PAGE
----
Another critical element of success after treatment is the ability to generalize skills from one environment to another. Of course, we want each young man in the program to do really well here. But, of course, what matters most is doing really well outside of here. This requires the ability to utilize healthy coping strategies, open and respectful communication methods, problem-solving skills, and the like beyond the structure of residential treatment.
An important part of the program also entails learning healthy recreational skills. Prior to treatment, many of our boys fell into patterns of isolation, withdrawal, and secrecy.
Some may have looked “happily engaged” on the surface, but internally were struggling with destructive habits and a lack of healthy creativity.
An important part of Kaizen is the adventure program, designed to introduce or reignite interest in healthy, pro-social recreation.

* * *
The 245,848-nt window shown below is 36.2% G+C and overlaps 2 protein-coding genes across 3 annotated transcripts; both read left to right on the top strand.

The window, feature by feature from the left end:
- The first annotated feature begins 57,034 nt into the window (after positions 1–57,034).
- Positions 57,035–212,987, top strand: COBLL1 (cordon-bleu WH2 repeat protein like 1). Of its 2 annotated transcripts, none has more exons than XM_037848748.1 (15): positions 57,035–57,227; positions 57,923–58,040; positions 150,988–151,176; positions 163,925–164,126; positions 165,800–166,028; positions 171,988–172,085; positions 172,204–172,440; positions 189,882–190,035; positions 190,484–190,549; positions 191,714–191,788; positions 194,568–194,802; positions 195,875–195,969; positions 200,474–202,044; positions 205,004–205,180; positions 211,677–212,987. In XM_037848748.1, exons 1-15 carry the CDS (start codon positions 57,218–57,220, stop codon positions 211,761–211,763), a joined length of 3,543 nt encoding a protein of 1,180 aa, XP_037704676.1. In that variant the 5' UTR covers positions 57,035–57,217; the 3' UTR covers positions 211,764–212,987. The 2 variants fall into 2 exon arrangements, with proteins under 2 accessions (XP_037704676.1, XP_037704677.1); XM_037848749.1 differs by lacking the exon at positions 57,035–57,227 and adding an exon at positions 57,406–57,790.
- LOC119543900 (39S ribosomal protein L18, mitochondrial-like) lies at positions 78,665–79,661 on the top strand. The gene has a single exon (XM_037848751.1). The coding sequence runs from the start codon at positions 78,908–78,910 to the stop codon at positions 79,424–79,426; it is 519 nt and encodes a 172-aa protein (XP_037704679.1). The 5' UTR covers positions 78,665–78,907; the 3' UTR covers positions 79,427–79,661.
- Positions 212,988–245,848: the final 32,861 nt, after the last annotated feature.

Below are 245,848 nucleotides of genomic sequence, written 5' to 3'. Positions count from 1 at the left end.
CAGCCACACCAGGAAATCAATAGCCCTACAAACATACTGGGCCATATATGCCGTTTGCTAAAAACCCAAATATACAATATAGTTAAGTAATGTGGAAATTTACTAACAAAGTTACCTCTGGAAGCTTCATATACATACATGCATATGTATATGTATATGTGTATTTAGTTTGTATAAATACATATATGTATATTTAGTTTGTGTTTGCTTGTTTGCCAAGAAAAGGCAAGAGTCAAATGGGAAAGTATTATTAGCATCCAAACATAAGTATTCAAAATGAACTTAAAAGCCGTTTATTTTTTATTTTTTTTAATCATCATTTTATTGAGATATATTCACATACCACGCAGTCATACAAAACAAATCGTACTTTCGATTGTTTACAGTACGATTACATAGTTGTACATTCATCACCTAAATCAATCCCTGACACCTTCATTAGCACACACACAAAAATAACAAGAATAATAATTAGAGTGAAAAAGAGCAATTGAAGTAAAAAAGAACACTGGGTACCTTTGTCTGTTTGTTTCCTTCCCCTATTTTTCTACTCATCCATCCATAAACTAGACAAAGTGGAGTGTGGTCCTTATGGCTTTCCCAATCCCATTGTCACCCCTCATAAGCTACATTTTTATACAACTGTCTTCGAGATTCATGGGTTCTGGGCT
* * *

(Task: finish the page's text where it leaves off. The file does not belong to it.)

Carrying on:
Mountain biking, skiing/snowboarding, kayaking, fishing, rappelling, paintballing, hiking – these kinds of activities engage young men in a multi-sensory way, providing not only healthy outlets, but can help establish new coping mechanisms. Neurologically, “what fires together wires together,” and introducing alternate neuropathways through wholesome activity may provide long-term options for healthier living. It’s also not accident that the adventure program is instrumental in developing the first two cornerstones – strong sense of self and healthy relationships – as well.